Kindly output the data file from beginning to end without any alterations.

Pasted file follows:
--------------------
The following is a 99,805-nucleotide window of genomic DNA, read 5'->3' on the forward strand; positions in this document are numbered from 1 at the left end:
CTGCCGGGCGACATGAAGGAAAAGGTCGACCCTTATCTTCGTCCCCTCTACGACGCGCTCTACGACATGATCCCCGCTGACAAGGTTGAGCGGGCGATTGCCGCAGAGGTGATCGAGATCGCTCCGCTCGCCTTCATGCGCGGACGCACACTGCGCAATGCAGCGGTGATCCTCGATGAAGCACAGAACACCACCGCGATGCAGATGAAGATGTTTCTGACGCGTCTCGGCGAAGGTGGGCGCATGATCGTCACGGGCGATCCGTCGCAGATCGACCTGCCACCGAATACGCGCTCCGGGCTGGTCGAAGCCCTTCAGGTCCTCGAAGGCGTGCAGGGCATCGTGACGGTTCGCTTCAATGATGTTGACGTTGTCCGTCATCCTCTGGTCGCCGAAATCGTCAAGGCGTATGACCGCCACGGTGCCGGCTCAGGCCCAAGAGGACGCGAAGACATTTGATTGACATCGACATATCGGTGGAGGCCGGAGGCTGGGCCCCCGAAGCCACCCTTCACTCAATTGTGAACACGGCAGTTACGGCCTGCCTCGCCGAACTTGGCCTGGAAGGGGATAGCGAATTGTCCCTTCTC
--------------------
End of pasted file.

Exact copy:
The following is a 99,805-nucleotide window of genomic DNA, read 5'->3' on the forward strand; positions in this document are numbered from 1 at the left end:
CTGCCGGGCGACATGAAGGAAAAGGTCGACCCTTATCTTCGTCCCCTCTACGACGCGCTCTACGACATGATCCCCGCTGACAAGGTTGAGCGGGCGATTGCCGCAGAGGTGATCGAGATCGCTCCGCTCGCCTTCATGCGCGGACGCACACTGCGCAATGCAGCGGTGATCCTCGATGAAGCACAGAACACCACCGCGATGCAGATGAAGATGTTTCTGACGCGTCTCGGCGAAGGTGGGCGCATGATCGTCACGGGCGATCCGTCGCAGATCGACCTGCCACCGAATACGCGCTCCGGGCTGGTCGAAGCCCTTCAGGTCCTCGAAGGCGTGCAGGGCATCGTGACGGTTCGCTTCAATGATGTTGACGTTGTCCGTCATCCTCTGGTCGCCGAAATCGTCAAGGCGTATGACCGCCACGGTGCCGGCTCAGGCCCAAGAGGACGCGAAGACATTTGATTGACATCGACATATCGGTGGAGGCCGGAGGCTGGGCCCCCGAAGCCACCCTTCACTCAATTGTGAACACGGCAGTTACGGCCTGCCTCGCCGAACTTGGCCTGGAAGGGGATAGCGAATTGTCCCTTCTC